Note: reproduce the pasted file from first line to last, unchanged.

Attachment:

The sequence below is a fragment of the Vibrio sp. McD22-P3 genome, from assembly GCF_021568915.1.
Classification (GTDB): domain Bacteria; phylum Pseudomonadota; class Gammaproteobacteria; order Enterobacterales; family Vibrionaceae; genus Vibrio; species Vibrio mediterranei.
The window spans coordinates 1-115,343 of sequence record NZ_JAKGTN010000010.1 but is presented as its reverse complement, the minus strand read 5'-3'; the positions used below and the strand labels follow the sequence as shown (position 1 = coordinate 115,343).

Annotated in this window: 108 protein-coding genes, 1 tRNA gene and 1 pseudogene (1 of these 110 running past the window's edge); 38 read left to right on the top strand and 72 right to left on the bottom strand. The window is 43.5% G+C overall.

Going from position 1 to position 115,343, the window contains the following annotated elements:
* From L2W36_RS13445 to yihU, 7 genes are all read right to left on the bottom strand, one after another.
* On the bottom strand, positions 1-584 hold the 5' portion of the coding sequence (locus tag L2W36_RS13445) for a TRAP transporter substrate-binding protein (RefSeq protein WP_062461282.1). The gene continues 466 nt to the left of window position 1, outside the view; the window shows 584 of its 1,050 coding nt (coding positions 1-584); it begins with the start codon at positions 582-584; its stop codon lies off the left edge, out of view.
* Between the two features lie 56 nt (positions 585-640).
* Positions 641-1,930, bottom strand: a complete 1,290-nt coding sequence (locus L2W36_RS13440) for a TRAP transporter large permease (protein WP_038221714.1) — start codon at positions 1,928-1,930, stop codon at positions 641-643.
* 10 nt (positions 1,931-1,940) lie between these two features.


The sequence below is a fragment of the Vibrio sp. McD22-P3 genome, from assembly GCF_021568915.1.
Classification (GTDB): domain Bacteria; phylum Pseudomonadota; class Gammaproteobacteria; order Enterobacterales; family Vibrionaceae; genus Vibrio; species Vibrio mediterranei.
The window spans coordinates 1-115,343 of sequence record NZ_JAKGTN010000010.1 but is presented as its reverse complement, the minus strand read 5'-3'; the positions used below and the strand labels follow the sequence as shown (position 1 = coordinate 115,343).

Annotated in this window: 108 protein-coding genes, 1 tRNA gene and 1 pseudogene (1 of these 110 running past the window's edge); 38 read left to right on the top strand and 72 right to left on the bottom strand. The window is 43.5% G+C overall.

Going from position 1 to position 115,343, the window contains the following annotated elements:
* From L2W36_RS13445 to yihU, 7 genes are all read right to left on the bottom strand, one after another.
* On the bottom strand, positions 1-584 hold the 5' portion of the coding sequence (locus tag L2W36_RS13445) for a TRAP transporter substrate-binding protein (RefSeq protein WP_062461282.1). The gene continues 466 nt to the left of window position 1, outside the view; the window shows 584 of its 1,050 coding nt (coding positions 1-584); it begins with the start codon at positions 582-584; its stop codon lies off the left edge, out of view.
* Between the two features lie 56 nt (positions 585-640).
* Positions 641-1,930, bottom strand: a complete 1,290-nt coding sequence (locus L2W36_RS13440) for a TRAP transporter large permease (protein WP_038221714.1) — start codon at positions 1,928-1,930, stop codon at positions 641-643.
* 10 nt (positions 1,931-1,940) lie between these two features.